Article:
Help with Overcoming White Coat Syndrome

January 9th 2012
CATEGORIES: Cardio Health

Help with Overcoming White Coat Syndrome

If your blood pressure reading tends to spike whenever you’re at the doctor’s office, you may be suffering from White Coat Syndrome. Simply put: your blood pressure rises abnormally high because you’re nervous about where you are. Some researchers estimate that as many as 20 percent of American adults experience this phenomenon at one time or another.

If your doctor doesn’t take White Coat Syndrome into consideration, it could result in an incorrect diagnosis and perhaps even unnecessary treatment. So if you suspect your blood pressure measures higher than normal while you’re in a doctor’s office, it is to your benefit to take action.

Here are four tips for overcoming the effects of White Coat Syndrome.

1. Monitor your blood pressure at home. Blood pressure readings taken in just one environment may be misleading. Have your doctor suggest which type of home blood pressure monitor you should use, and ask someone at your doctor’s office explain exactly how and when to use it. Keep a journal of those home readings, and bring it with you to your doctor’s appointment.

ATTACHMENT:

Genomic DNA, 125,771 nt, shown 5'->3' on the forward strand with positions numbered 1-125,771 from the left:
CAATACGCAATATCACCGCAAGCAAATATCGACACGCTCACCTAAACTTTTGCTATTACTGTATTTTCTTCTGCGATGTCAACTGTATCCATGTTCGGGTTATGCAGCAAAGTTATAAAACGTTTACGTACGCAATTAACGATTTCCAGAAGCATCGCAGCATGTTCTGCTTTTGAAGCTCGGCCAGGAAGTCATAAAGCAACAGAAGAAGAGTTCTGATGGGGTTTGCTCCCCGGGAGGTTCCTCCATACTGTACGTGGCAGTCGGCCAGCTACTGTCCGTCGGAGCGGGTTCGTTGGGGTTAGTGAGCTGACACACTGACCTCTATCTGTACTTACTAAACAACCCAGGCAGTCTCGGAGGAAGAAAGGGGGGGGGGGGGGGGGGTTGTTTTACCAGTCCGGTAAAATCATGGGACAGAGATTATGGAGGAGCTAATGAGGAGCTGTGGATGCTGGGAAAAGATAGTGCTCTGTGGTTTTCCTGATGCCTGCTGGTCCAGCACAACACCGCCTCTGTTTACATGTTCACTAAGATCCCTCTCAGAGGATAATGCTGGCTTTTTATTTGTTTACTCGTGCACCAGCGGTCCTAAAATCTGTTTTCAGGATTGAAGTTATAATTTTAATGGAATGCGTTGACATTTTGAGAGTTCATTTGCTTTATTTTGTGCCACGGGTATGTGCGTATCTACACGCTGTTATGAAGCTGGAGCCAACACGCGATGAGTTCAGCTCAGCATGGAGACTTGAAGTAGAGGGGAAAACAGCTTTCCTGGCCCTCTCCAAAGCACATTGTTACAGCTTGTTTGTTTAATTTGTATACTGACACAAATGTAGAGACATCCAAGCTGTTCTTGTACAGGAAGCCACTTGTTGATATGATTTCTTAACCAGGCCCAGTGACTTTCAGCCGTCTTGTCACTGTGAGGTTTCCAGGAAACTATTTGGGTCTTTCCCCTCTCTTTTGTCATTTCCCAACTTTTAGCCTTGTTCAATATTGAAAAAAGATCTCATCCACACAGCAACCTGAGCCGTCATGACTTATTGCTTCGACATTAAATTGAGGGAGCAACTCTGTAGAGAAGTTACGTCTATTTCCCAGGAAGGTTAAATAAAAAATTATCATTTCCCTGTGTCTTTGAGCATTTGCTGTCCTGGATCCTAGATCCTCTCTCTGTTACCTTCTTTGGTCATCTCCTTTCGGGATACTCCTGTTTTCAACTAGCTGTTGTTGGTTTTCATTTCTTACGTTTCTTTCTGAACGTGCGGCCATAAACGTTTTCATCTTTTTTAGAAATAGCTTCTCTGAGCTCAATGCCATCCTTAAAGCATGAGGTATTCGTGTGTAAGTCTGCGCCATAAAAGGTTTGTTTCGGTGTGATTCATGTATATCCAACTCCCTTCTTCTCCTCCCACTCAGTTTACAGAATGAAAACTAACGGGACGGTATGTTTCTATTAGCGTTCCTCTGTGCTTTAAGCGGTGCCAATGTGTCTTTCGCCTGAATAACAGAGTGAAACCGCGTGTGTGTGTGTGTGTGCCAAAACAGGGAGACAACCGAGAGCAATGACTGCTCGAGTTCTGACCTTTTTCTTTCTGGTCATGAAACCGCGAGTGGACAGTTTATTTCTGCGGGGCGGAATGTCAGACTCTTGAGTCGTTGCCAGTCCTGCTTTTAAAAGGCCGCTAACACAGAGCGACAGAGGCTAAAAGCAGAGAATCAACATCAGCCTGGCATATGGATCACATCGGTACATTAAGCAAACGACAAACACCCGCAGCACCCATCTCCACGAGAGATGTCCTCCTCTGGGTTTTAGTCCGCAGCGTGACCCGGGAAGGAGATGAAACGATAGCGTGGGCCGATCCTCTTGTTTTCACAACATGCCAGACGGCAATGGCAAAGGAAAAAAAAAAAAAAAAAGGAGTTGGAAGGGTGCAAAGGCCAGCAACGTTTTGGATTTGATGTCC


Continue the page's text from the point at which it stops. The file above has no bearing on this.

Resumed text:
2. Ask your doctor what to expect before you arrive at your appointment. If you’re coming into the doctor for tests or a procedure, understanding what’s going to happen – and how it will benefit you – will help to reduce your anxiety. Don’t be shy about asking to speak with a nurse at the time you schedule the appointment.

3. Bring a friend or relative. Sharing the experience with someone supportive can make you feel less alone. Call ahead to ask if someone can stay with you throughout the procedure.

4. Find a doctor you like and trust. Your doctor is your health partner. If you don’t feel ill at ease with this person, ask for referrals from nearby friends or relatives.

What’s new? Some doctors are now using automated blood pressure devices. Their patients sit quietly in a room for five minutes, without the presence of a doctor or healthcare professional, while their blood pressure is read repeatedly. So far, the results are encouraging.